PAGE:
Europe’s Top Court Limits ‘Right to Be Forgotten’ Privacy Rule

But in 2015, the top data-protection regulator in France, known as CNIL, said that Google’s geographically targeted approach didn’t go far enough and that it wanted the company to remove links from its global database. The authority argued that a regional application of the rule was worthless because people could still find the information if they were outside Europe.

Google and other opponents of enlarging the territorial reach, including the Wikimedia Foundation, Microsoft Corp., Reporters Committee for Freedom of the Press and the Internet Freedom Foundation, argued people would try to use the rule in Europe to erase unflattering information elsewhere.

“Courts or data regulators in the U.K., France or Germany should not be able to determine the search results that internet users in America, India or Argentina get to see,” Thomas Hughes, executive director of Article 19, a privacy group that supported Google in the case, said in a statement.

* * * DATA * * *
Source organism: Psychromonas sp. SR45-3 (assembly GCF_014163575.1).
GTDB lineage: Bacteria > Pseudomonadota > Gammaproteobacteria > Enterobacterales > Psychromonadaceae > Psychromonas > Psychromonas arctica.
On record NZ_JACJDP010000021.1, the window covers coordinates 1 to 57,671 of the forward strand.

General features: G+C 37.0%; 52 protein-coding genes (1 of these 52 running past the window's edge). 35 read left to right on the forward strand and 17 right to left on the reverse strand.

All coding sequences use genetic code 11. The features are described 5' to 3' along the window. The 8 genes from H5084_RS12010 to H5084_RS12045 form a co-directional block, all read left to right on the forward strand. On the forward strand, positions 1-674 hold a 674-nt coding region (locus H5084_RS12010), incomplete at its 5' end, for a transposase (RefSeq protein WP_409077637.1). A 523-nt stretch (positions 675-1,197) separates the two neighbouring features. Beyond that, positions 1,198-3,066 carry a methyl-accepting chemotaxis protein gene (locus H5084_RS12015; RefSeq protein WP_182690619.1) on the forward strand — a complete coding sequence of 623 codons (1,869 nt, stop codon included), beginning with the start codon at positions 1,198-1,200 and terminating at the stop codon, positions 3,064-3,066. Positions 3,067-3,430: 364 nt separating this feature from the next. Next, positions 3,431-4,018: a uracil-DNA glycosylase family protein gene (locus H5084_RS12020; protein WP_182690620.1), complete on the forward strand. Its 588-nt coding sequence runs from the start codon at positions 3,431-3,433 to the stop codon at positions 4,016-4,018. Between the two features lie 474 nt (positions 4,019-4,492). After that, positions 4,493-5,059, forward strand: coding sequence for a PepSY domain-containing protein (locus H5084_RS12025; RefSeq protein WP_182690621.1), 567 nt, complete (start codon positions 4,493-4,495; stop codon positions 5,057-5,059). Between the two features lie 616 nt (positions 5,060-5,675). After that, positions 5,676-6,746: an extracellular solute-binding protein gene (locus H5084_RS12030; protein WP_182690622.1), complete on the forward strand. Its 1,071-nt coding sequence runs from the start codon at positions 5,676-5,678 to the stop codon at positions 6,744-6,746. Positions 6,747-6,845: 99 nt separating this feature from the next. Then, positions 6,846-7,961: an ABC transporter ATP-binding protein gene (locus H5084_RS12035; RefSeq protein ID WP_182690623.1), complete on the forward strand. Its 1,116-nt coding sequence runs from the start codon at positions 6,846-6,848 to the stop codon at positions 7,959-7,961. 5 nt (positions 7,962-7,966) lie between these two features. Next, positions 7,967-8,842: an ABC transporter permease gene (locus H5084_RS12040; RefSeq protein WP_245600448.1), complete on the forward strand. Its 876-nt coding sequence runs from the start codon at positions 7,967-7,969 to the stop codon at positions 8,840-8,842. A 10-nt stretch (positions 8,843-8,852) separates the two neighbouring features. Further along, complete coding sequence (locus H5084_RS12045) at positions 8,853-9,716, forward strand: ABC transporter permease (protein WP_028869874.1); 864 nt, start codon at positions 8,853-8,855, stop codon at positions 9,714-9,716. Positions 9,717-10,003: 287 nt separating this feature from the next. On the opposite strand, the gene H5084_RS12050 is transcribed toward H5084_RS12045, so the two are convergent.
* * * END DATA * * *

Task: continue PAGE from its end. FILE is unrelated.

The decision leaves open the possibility for France and other national governments within the European Union to force Google to take down links globally in special cases judged necessary to protect an individual’s privacy.

The other case that was decided on Tuesday stemmed from an attempt by several individuals to require Google to remove links to websites found when searching for their names. They argued that certain categories of data, such as information related religion, political beliefs, sex life and past criminal convictions, should be expunged from search results.

The court gave a mixed ruling, saying certain categories of data deserve special consideration but must be weighed against the public’s right to information.

The individuals who brought the case included a politician under investigation, someone convicted of sexual assault against minors and a person referred to as a public relations officer in the Church of Scientology.

Opponents of their demands said removing links would have set a dangerous precedent and made it much easier for information in the public interest to be deleted from the internet.